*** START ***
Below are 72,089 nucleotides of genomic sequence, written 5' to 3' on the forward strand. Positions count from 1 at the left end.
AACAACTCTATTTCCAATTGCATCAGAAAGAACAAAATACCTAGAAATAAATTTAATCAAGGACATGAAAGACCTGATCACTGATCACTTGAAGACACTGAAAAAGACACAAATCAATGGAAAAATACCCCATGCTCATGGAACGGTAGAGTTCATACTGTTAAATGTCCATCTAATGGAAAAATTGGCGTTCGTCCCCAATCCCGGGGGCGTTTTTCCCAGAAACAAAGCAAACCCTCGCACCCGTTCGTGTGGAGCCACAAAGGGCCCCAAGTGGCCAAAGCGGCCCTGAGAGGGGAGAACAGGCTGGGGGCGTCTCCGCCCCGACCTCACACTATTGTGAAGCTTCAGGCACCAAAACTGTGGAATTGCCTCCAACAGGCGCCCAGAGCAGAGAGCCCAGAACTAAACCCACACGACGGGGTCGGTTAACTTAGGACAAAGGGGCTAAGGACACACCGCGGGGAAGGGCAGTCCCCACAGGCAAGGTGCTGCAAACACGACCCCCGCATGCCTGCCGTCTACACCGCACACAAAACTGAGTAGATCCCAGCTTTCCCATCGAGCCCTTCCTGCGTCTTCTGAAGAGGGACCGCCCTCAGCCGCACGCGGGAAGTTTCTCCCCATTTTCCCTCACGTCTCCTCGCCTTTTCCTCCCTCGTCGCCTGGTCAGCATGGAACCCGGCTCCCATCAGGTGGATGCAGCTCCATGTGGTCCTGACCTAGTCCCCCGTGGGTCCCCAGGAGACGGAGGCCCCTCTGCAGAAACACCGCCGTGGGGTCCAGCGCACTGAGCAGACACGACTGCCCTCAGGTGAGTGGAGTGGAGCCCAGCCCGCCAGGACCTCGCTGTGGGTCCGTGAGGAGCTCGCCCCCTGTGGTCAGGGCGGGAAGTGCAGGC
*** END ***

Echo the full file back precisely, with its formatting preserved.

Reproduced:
Below are 72,089 nucleotides of genomic sequence, written 5' to 3' on the forward strand. Positions count from 1 at the left end.
AACAACTCTATTTCCAATTGCATCAGAAAGAACAAAATACCTAGAAATAAATTTAATCAAGGACATGAAAGACCTGATCACTGATCACTTGAAGACACTGAAAAAGACACAAATCAATGGAAAAATACCCCATGCTCATGGAACGGTAGAGTTCATACTGTTAAATGTCCATCTAATGGAAAAATTGGCGTTCGTCCCCAATCCCGGGGGCGTTTTTCCCAGAAACAAAGCAAACCCTCGCACCCGTTCGTGTGGAGCCACAAAGGGCCCCAAGTGGCCAAAGCGGCCCTGAGAGGGGAGAACAGGCTGGGGGCGTCTCCGCCCCGACCTCACACTATTGTGAAGCTTCAGGCACCAAAACTGTGGAATTGCCTCCAACAGGCGCCCAGAGCAGAGAGCCCAGAACTAAACCCACACGACGGGGTCGGTTAACTTAGGACAAAGGGGCTAAGGACACACCGCGGGGAAGGGCAGTCCCCACAGGCAAGGTGCTGCAAACACGACCCCCGCATGCCTGCCGTCTACACCGCACACAAAACTGAGTAGATCCCAGCTTTCCCATCGAGCCCTTCCTGCGTCTTCTGAAGAGGGACCGCCCTCAGCCGCACGCGGGAAGTTTCTCCCCATTTTCCCTCACGTCTCCTCGCCTTTTCCTCCCTCGTCGCCTGGTCAGCATGGAACCCGGCTCCCATCAGGTGGATGCAGCTCCATGTGGTCCTGACCTAGTCCCCCGTGGGTCCCCAGGAGACGGAGGCCCCTCTGCAGAAACACCGCCGTGGGGTCCAGCGCACTGAGCAGACACGACTGCCCTCAGGTGAGTGGAGTGGAGCCCAGCCCGCCAGGACCTCGCTGTGGGTCCGTGAGGAGCTCGCCCCCTGTGGTCAGGGCGGGAAGTGCAGGC